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Court Upholds Most of Texas Redistricting Map - Mark Davis

As the Supreme Court gives a virtually complete thumbs-up to the Texas redistricting plan sired by Tom DeLay, some of the reaction has contained moments of thorough nonsense.

First among these is the notion that DeLay was involved in some Republican "power grab." If so, it was a grab only in the way that one would grab one's own property from the hands of a thief. As redistricting was undertaken, the Texas congressional delegation featured 17 Democrats and 15 Republicans, an abomination in a state as red as Texas. (I would similarly scoff if a liberal enclave like Massachusetts had a majority of Republican members of Congress).

The legislature failed to redistrict right after the 2000 census, leading judges to do it instead. The state Constitution calls for lawmakers, not judges, to draw districts, so the legislature tackled it again in 2003, arriving at a plan that made Democrats apoplectic because it stood to strip them of more than a half-dozen seats in Congress, a development an objective observer would call a return to a delegation reflective of the electorate.

But in the hands of analysts to whom anything Republicans do is bad, and anything Tom DeLay does is worse, this thoroughly proper development is couched in the most sinister of terms.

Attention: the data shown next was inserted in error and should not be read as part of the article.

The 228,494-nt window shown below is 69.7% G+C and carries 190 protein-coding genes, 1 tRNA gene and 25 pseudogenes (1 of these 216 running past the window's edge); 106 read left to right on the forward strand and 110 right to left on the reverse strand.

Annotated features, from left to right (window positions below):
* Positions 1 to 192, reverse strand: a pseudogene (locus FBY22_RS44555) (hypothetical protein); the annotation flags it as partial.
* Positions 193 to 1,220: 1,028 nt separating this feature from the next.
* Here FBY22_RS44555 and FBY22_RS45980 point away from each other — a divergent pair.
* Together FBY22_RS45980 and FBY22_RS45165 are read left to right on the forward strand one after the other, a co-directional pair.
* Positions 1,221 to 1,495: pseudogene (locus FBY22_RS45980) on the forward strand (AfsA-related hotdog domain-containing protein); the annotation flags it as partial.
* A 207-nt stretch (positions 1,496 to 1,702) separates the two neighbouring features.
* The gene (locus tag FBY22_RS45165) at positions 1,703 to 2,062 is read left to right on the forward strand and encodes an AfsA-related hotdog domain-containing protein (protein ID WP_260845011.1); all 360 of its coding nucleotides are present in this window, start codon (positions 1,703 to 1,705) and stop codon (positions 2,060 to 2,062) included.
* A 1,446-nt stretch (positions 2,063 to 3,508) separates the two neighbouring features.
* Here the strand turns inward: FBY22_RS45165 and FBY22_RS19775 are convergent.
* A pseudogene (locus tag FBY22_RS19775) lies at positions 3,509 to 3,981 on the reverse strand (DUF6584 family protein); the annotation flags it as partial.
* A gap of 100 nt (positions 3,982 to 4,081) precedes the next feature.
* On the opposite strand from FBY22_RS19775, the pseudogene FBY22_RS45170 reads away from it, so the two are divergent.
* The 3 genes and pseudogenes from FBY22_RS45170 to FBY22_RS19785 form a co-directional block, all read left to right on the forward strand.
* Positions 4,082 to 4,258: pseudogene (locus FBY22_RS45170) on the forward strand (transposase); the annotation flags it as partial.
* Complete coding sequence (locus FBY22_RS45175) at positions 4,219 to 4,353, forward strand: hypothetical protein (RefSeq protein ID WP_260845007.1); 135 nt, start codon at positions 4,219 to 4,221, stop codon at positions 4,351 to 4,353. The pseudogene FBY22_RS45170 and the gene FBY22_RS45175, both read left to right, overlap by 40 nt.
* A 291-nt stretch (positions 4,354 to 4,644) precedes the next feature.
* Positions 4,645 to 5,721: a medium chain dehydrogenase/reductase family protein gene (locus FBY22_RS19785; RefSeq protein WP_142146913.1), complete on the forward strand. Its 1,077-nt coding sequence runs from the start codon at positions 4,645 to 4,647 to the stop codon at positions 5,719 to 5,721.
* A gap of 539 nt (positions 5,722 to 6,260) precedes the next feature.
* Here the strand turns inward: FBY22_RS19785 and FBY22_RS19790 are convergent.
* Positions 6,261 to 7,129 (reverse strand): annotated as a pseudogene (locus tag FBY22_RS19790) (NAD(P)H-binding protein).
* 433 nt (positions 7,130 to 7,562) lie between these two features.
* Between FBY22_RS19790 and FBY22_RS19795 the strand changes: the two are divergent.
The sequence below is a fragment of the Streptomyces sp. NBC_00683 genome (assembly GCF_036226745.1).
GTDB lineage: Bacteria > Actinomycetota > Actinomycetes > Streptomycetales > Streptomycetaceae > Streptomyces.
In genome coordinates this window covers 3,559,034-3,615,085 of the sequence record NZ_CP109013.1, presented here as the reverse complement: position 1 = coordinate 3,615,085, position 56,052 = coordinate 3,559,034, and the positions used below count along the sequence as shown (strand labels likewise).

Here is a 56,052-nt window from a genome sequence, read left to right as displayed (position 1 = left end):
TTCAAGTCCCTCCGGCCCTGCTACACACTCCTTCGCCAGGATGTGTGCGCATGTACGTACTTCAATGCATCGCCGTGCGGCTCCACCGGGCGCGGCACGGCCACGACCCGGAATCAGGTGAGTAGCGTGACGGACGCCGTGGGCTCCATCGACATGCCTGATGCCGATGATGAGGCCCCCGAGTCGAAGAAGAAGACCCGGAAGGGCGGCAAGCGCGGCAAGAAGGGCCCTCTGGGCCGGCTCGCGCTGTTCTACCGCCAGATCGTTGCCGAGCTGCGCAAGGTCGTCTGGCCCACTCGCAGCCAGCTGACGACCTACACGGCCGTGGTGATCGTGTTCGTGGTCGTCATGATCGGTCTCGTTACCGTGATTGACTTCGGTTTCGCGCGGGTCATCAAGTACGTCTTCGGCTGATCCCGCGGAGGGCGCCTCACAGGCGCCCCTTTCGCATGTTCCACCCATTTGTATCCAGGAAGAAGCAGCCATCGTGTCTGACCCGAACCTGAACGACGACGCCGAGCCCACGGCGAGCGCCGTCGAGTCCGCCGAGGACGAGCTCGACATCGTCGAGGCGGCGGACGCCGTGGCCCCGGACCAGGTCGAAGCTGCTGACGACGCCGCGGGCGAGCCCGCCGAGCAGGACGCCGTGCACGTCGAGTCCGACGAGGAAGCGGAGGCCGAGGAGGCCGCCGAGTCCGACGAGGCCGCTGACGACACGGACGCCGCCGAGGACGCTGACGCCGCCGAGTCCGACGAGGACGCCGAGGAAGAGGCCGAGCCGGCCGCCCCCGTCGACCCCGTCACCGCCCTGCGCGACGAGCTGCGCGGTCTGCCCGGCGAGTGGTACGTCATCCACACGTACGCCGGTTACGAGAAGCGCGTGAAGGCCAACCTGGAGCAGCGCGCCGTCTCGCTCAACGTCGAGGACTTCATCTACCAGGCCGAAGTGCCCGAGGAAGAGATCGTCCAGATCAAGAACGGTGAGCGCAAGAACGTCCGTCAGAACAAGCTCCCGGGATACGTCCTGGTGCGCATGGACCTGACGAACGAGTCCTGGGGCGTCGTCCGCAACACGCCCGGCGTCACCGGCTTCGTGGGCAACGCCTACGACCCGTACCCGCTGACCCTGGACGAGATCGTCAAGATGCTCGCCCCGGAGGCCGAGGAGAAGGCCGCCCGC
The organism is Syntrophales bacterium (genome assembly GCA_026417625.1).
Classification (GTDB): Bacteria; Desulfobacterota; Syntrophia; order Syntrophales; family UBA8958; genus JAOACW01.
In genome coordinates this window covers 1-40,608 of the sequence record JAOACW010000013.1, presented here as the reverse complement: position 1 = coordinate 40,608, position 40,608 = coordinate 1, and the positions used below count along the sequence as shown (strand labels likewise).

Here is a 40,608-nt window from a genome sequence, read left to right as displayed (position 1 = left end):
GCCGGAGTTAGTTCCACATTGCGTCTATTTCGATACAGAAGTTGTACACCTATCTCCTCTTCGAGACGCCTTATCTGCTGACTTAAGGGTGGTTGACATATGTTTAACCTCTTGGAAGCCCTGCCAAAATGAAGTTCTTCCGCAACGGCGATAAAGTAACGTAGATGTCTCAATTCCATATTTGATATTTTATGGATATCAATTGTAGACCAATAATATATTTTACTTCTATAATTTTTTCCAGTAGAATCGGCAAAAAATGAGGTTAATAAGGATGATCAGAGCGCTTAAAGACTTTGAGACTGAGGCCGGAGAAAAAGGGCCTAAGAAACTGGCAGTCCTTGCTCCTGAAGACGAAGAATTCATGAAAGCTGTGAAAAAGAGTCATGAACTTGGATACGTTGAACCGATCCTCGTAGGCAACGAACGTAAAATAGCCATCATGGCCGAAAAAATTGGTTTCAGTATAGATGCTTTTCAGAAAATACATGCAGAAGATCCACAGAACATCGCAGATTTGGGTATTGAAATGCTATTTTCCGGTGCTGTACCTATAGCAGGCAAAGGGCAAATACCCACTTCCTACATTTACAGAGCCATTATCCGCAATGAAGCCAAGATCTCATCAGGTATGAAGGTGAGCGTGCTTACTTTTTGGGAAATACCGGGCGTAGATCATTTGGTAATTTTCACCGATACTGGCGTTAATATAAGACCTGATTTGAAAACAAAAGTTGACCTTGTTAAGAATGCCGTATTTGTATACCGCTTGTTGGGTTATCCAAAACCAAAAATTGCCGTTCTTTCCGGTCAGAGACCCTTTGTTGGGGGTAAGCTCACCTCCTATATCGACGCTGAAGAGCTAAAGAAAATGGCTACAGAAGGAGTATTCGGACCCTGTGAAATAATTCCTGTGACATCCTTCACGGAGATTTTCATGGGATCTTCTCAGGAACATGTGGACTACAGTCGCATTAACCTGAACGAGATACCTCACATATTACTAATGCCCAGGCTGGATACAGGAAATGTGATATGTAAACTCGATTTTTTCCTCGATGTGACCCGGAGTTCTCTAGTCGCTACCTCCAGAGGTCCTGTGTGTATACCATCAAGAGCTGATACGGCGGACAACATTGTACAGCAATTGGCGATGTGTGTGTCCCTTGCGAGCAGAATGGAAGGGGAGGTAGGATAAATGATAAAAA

The only portion of Texas redistricting that snagged on the high court was Republican Henry Bonilla's 23rd district. Somehow the loss of some of the Hispanics there struck the justices as a denial of "minority voting rights," whatever those are.

Is there such a thing as a racial constituency's right to the likelihood of a congressman of a certain race or party? Even before that debate starts, one must dispense with the shallow analysis that a heavily Hispanic district must be a Democrat district. Rep. Bonilla, a popular Republican who stood ready to run for Kay Bailey Hutchison's U.S. Senate seat if she had run for Governor, garnered nearly 70 percent in the 2004 vote in a vast district nestled along the Mexican border.

The days when minority constituencies can be pigeonholed are dwindling. The Supreme Court seems to be behind the learning curve on that development.

- Mark Davis
Host of The Mark Davis Radio Show